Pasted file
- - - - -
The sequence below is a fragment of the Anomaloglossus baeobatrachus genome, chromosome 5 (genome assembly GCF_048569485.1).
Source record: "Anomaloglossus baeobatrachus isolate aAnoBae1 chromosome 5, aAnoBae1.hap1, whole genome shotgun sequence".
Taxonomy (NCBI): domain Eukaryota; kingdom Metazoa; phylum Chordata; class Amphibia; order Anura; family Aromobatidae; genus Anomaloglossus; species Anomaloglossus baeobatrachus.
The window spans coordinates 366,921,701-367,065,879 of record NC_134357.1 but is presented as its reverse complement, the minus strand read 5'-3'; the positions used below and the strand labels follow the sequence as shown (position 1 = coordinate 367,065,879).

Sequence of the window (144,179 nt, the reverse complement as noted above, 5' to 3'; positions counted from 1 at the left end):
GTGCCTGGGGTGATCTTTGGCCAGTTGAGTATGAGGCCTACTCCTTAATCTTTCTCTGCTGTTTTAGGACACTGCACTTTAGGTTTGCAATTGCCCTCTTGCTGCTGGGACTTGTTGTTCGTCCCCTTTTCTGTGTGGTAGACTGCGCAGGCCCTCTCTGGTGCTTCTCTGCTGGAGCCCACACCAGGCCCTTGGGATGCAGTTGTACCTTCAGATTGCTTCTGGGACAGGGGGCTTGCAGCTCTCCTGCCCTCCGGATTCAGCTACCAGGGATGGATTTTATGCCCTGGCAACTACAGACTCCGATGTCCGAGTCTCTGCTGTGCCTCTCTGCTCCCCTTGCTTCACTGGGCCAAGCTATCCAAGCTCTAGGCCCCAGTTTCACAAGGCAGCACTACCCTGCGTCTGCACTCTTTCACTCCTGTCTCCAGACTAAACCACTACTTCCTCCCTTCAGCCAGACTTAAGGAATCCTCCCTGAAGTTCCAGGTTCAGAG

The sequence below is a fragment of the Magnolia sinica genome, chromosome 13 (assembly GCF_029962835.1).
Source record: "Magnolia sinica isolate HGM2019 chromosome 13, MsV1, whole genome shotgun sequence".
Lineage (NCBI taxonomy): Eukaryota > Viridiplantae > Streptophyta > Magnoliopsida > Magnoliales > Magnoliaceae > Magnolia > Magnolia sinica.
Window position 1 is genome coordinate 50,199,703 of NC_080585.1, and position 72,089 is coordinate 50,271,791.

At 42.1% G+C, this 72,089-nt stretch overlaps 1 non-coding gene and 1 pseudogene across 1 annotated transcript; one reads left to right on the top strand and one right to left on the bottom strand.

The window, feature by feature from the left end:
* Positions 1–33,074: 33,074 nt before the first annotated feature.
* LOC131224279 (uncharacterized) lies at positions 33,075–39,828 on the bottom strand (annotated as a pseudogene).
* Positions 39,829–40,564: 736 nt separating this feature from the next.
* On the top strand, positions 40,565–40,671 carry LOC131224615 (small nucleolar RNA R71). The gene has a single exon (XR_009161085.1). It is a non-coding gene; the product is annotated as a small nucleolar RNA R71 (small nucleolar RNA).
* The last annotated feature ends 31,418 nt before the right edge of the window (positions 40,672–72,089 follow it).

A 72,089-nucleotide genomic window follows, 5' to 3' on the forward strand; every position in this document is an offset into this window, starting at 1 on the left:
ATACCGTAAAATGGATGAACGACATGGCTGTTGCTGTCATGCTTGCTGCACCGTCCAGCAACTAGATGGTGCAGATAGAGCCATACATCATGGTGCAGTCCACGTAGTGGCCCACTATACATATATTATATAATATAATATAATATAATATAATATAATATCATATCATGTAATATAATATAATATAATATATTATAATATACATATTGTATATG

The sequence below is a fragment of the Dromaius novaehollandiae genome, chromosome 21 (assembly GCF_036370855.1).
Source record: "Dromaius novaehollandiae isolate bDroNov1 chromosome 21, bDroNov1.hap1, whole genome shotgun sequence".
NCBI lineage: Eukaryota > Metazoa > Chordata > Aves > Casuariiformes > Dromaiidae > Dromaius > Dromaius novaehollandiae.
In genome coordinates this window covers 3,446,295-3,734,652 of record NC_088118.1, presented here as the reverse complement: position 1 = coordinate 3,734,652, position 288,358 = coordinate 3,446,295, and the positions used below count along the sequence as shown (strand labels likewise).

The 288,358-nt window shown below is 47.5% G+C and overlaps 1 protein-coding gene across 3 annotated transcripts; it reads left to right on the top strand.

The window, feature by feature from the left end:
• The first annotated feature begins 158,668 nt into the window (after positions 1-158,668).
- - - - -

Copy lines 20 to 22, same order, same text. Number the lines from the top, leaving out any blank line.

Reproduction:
The sequence below is a fragment of the Dromaius novaehollandiae genome, chromosome 21 (assembly GCF_036370855.1).
Source record: "Dromaius novaehollandiae isolate bDroNov1 chromosome 21, bDroNov1.hap1, whole genome shotgun sequence".
NCBI lineage: Eukaryota > Metazoa > Chordata > Aves > Casuariiformes > Dromaiidae > Dromaius > Dromaius novaehollandiae.